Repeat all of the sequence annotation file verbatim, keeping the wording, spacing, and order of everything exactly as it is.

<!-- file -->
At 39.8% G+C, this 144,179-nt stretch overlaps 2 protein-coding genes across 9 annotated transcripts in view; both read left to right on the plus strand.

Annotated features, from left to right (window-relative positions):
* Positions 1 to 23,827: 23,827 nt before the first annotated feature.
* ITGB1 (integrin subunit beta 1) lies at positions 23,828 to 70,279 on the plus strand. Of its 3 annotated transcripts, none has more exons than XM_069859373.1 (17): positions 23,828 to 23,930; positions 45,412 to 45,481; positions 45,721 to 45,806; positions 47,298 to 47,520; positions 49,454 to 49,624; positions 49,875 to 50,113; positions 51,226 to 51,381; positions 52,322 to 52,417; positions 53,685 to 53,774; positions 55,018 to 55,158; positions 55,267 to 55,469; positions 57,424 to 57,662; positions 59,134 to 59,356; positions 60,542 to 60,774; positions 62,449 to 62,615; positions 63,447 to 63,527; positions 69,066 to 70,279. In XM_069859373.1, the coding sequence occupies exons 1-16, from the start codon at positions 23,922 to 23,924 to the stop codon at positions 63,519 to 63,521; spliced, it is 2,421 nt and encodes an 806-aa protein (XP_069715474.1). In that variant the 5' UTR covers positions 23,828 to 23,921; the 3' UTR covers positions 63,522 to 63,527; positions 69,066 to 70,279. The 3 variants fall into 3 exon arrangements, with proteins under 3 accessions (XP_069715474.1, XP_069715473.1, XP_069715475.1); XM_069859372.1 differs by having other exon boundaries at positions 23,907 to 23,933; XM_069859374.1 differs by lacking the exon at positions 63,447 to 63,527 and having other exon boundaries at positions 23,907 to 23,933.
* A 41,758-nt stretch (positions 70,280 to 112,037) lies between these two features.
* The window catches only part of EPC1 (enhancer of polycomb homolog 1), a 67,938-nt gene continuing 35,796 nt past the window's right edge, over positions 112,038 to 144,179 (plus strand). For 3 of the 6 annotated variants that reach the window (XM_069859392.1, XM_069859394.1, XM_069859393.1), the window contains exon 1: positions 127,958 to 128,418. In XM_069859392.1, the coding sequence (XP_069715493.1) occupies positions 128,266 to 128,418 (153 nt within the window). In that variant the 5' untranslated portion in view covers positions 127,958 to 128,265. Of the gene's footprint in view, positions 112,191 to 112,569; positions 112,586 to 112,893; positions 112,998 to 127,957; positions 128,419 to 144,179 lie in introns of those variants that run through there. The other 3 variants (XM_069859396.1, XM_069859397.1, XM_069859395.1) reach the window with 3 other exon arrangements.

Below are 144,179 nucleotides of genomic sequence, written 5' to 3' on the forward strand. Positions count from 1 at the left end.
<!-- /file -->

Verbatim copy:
At 39.8% G+C, this 144,179-nt stretch overlaps 2 protein-coding genes across 9 annotated transcripts in view; both read left to right on the plus strand.

Annotated features, from left to right (window-relative positions):
* Positions 1 to 23,827: 23,827 nt before the first annotated feature.
* ITGB1 (integrin subunit beta 1) lies at positions 23,828 to 70,279 on the plus strand. Of its 3 annotated transcripts, none has more exons than XM_069859373.1 (17): positions 23,828 to 23,930; positions 45,412 to 45,481; positions 45,721 to 45,806; positions 47,298 to 47,520; positions 49,454 to 49,624; positions 49,875 to 50,113; positions 51,226 to 51,381; positions 52,322 to 52,417; positions 53,685 to 53,774; positions 55,018 to 55,158; positions 55,267 to 55,469; positions 57,424 to 57,662; positions 59,134 to 59,356; positions 60,542 to 60,774; positions 62,449 to 62,615; positions 63,447 to 63,527; positions 69,066 to 70,279. In XM_069859373.1, the coding sequence occupies exons 1-16, from the start codon at positions 23,922 to 23,924 to the stop codon at positions 63,519 to 63,521; spliced, it is 2,421 nt and encodes an 806-aa protein (XP_069715474.1). In that variant the 5' UTR covers positions 23,828 to 23,921; the 3' UTR covers positions 63,522 to 63,527; positions 69,066 to 70,279. The 3 variants fall into 3 exon arrangements, with proteins under 3 accessions (XP_069715474.1, XP_069715473.1, XP_069715475.1); XM_069859372.1 differs by having other exon boundaries at positions 23,907 to 23,933; XM_069859374.1 differs by lacking the exon at positions 63,447 to 63,527 and having other exon boundaries at positions 23,907 to 23,933.
* A 41,758-nt stretch (positions 70,280 to 112,037) lies between these two features.
* The window catches only part of EPC1 (enhancer of polycomb homolog 1), a 67,938-nt gene continuing 35,796 nt past the window's right edge, over positions 112,038 to 144,179 (plus strand). For 3 of the 6 annotated variants that reach the window (XM_069859392.1, XM_069859394.1, XM_069859393.1), the window contains exon 1: positions 127,958 to 128,418. In XM_069859392.1, the coding sequence (XP_069715493.1) occupies positions 128,266 to 128,418 (153 nt within the window). In that variant the 5' untranslated portion in view covers positions 127,958 to 128,265. Of the gene's footprint in view, positions 112,191 to 112,569; positions 112,586 to 112,893; positions 112,998 to 127,957; positions 128,419 to 144,179 lie in introns of those variants that run through there. The other 3 variants (XM_069859396.1, XM_069859397.1, XM_069859395.1) reach the window with 3 other exon arrangements.

Below are 144,179 nucleotides of genomic sequence, written 5' to 3' on the forward strand. Positions count from 1 at the left end.